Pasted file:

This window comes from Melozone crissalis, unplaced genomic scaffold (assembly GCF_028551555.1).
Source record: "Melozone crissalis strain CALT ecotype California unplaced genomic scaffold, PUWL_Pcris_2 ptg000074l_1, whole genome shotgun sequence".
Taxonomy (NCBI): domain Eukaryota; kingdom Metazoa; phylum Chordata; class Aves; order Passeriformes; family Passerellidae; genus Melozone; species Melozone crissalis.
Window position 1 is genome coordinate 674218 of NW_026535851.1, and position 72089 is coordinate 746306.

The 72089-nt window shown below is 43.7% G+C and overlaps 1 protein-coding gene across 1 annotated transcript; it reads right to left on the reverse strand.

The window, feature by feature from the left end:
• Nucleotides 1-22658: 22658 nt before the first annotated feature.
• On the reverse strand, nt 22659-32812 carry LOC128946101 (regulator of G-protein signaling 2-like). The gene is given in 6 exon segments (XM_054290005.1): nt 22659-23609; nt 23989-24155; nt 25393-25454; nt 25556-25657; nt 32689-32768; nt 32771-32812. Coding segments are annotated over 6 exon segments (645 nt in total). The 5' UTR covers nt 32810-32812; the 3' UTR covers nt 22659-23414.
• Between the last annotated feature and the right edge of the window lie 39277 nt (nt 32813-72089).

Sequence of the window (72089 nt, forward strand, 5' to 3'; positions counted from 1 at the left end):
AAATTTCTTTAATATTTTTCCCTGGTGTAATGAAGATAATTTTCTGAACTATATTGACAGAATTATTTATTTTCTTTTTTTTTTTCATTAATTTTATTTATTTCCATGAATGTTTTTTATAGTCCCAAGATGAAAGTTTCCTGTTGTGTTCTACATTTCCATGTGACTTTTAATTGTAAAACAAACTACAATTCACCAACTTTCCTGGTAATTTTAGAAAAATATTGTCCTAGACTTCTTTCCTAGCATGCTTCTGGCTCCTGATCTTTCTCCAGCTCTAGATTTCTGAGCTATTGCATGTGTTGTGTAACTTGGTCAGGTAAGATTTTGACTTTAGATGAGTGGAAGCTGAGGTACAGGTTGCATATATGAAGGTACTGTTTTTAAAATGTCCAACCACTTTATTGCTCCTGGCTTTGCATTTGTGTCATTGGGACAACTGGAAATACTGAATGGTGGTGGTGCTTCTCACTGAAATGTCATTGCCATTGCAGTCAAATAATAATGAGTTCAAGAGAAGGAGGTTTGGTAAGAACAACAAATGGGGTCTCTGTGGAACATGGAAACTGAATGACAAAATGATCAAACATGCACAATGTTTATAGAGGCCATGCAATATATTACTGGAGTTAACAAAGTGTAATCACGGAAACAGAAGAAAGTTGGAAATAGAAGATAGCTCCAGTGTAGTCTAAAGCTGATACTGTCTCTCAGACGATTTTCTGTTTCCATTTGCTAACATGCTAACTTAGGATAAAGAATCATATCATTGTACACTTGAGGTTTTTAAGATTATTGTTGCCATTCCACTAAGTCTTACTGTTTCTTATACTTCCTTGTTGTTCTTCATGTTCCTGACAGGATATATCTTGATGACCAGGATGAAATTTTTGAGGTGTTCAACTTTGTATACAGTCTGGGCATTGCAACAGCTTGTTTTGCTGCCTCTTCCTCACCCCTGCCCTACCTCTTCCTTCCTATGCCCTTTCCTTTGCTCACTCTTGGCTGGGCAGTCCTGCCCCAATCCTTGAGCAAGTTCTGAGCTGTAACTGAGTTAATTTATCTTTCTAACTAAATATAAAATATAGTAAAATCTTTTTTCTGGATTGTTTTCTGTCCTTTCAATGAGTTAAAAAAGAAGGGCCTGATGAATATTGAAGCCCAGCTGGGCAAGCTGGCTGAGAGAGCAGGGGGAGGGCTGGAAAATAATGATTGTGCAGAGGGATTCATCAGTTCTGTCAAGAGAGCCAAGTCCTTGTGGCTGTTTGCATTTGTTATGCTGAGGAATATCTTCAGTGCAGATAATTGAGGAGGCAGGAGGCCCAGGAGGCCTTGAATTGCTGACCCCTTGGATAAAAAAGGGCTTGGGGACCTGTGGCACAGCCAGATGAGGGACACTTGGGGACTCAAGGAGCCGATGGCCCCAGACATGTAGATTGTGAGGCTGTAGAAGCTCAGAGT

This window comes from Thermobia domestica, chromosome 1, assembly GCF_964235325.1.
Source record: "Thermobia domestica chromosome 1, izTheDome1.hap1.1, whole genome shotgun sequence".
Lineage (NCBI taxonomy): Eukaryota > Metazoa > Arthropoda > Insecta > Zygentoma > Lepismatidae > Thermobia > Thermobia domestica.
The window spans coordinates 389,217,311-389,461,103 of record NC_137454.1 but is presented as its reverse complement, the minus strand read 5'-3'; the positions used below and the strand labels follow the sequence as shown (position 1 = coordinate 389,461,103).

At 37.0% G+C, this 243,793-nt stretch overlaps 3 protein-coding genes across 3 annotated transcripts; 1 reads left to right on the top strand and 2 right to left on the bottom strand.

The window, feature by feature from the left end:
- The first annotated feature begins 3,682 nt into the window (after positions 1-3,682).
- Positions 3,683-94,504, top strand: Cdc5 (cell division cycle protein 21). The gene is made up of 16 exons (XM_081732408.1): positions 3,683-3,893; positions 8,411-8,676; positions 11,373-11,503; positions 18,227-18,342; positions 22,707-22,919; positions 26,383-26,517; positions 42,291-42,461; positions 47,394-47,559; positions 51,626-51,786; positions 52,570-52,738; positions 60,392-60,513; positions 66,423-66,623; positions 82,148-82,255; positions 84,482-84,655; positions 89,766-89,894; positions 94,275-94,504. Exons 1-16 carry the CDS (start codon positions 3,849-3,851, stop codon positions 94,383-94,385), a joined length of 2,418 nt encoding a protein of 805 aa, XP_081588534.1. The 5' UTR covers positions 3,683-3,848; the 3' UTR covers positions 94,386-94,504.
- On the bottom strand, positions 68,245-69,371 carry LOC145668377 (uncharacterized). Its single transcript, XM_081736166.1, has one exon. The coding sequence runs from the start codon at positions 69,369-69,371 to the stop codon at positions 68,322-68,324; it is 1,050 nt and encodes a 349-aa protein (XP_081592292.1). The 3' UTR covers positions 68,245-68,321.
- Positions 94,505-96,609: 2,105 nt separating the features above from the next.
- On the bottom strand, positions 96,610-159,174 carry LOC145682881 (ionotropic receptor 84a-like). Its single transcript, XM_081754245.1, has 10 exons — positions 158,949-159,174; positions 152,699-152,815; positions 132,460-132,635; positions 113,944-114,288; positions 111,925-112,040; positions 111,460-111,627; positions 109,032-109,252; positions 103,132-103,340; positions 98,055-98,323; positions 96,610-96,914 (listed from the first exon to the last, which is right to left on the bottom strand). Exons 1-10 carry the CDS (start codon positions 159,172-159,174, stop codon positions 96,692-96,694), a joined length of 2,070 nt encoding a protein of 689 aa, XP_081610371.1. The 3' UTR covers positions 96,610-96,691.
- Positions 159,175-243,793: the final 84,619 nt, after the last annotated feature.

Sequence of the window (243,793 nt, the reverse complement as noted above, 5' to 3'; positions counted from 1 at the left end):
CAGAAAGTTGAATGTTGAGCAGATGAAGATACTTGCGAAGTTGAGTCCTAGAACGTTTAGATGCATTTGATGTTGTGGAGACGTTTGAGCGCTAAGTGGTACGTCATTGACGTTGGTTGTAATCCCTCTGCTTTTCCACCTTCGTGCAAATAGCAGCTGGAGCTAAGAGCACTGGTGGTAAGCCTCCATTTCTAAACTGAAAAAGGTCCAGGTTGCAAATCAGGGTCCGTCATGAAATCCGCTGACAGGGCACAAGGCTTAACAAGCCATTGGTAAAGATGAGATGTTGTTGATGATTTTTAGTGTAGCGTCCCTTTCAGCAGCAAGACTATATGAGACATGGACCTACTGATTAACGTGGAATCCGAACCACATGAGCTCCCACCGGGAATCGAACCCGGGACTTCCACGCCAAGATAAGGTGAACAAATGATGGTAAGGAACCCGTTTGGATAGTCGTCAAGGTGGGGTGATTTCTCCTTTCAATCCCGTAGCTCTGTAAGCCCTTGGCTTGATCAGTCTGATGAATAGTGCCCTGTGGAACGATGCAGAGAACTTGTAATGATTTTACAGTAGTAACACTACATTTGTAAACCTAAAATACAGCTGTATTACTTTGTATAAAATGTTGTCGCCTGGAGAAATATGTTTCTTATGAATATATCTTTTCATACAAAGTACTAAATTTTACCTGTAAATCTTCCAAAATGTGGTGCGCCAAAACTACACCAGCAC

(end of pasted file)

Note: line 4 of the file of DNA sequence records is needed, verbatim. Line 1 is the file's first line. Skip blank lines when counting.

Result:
Window position 1 is genome coordinate 674218 of NW_026535851.1, and position 72089 is coordinate 746306.